Hot Cows


One way to ensure that the steak on your plate looks like the picture in the menu is to put the cattle on a controlled diet. So cattle are ‘finished off’ in feedlots, where they dine on grains and supplements.

One of the challenges faced by cattle on feedlots is heat stress. Under certain conditions heat can accumulate in the animals faster that they can dissipate it. If this just resulted in shorter cooking times everyone would think it a good thing - with the possible exception of the cows - but it’s stressful for the animals and lowers productivity in the feedlots. So it’s a pretty important thing for feedlot managers to be able to track.

There are a couple of important concepts here. The first is Heat Load Index, or HLI. This is calculated from black globe temperature (a better reference point than ambient air temperature when it comes to representing heat in an animal), wind speed and relative humidity. In short, the higher the radiant heat energy load, temperature and humidity and the lower the wind speed, the more likely it is that cattle will experience heat stress.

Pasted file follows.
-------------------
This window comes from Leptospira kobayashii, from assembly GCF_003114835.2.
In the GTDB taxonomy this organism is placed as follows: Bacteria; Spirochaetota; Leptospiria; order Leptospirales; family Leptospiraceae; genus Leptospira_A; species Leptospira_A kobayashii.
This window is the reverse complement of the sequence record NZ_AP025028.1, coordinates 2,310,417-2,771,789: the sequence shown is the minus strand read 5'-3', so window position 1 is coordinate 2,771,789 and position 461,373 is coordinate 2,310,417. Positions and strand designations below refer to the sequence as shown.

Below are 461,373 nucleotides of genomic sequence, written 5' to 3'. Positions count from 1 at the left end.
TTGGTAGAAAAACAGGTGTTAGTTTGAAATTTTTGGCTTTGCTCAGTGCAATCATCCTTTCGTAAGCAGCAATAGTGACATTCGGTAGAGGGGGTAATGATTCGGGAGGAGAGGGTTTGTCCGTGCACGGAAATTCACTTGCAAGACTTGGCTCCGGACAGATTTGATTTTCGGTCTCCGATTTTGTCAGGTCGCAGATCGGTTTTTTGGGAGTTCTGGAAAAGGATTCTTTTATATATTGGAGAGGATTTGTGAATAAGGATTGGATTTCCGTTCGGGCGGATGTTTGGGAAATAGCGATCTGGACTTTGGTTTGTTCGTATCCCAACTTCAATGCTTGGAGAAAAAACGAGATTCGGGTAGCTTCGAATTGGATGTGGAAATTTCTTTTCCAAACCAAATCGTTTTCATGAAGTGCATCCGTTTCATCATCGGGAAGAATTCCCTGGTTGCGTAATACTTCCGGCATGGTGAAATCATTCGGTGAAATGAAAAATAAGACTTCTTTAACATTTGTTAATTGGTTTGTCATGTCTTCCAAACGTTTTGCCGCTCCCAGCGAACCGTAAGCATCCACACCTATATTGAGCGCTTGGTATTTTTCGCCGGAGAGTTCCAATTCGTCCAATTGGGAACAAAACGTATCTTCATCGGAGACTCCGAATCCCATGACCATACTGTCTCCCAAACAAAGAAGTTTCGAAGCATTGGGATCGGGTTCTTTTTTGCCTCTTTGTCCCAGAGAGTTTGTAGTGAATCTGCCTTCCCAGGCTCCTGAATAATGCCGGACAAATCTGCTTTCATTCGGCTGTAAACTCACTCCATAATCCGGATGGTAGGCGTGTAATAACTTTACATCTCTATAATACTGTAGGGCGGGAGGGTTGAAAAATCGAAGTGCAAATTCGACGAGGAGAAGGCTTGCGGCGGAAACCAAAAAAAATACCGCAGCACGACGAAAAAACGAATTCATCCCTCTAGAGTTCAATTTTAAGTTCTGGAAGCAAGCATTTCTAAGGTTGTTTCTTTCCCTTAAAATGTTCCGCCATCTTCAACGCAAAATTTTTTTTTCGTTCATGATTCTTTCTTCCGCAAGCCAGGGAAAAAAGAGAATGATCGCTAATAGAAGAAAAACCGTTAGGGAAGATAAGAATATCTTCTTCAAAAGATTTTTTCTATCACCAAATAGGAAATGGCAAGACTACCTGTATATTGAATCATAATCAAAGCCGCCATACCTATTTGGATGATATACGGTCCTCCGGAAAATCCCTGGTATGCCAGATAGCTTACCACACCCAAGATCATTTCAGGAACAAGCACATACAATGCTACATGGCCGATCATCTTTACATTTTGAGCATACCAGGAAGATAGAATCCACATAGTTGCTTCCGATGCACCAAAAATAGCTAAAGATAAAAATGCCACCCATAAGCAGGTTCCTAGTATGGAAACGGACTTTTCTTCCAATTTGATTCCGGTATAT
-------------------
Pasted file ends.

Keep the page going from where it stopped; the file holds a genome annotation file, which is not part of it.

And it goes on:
The next important concept is Accumulated Heat Load Units, or AHLU. This represents the cumulative effect of heat stress on animals and takes into account the breed type, pen conditions and the persistence of the conditions that cause heat stress.

The easiest way to monitor these conditions is to use a purpose-built weather station such as our Feedlot Weather Station. Because we think cows should only do their sizzling on a hot plate.

Feedlot Weather Station at Gunnee in New South Wales
Feedlot Weather Station at Gunnee in New South Wales



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